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Narcotics: opium. Morphine from opium and make heroin.

Opiates: not derived from opium or morphine, but have the same
physiological effects. Methadone and Oxycontin.
Hallucinogens: cause marked changes in normal thought process,
perception, and moods. Marijuana, LSD, PCP, MDMA.
Depressants: decreases the activity of the CNS. Calm irritability
and excitability and produce sleep. Alcohol, barbiturates,
tranquilizers (qualine), and substances that can be sniffed such as
airplane glue and model cement.
Stimulants: increase the activity of the CNS. Increase alertness
and activity. Amphetamines, uppers or speed, cocaine.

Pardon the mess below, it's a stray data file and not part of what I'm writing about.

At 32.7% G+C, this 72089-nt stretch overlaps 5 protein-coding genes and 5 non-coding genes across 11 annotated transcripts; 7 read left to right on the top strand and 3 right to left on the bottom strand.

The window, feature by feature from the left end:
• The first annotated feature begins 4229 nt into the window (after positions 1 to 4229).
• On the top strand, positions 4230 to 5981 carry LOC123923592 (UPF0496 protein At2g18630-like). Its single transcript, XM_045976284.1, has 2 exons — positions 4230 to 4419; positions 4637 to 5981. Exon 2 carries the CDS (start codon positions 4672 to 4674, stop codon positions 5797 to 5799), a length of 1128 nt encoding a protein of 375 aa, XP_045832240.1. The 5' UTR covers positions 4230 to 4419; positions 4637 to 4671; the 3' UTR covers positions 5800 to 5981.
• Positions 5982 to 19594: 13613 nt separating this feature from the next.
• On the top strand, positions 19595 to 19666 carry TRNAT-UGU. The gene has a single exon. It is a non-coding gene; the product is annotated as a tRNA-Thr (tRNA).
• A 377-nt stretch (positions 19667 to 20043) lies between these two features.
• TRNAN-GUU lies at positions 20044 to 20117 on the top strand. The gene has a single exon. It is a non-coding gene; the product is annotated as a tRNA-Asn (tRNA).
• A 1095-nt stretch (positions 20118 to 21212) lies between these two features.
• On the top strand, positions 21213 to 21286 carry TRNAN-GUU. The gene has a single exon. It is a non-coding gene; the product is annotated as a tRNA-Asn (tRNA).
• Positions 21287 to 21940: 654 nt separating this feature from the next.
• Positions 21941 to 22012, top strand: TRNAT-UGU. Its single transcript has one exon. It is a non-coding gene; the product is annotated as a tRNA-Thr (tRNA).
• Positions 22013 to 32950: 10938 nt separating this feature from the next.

Club Drugs: Some act like stimulants some like depressants.
Anabolic Steroids: synthetic compounds chemically related to
male sex hormone testosterone. Used for muscle growth
FIRST PASS EFFECT: Breakdown of drug by liver enzymes.

To bypass it increase dosage, put it under tongue, or


inject it so it goes right into bloodstream and into brain.
General Information:
-Alcohol appears in the blood within minutes after it has been taken
by mouth. It slowly increases in concentration while it is being
absorbed from the stomach and the small intestine into the
bloodstream.
-When all of the alcohol has been absorbed, a maximum alcohol
level is reached in the blood, and the postabsorption period begins.
-During postabsorption the alcohol concentration slowly
decreases until a zero level is reached.
-Elimination of alcohol throughout the body is accomplished
through oxidation and excretion. Oxidation takes place almost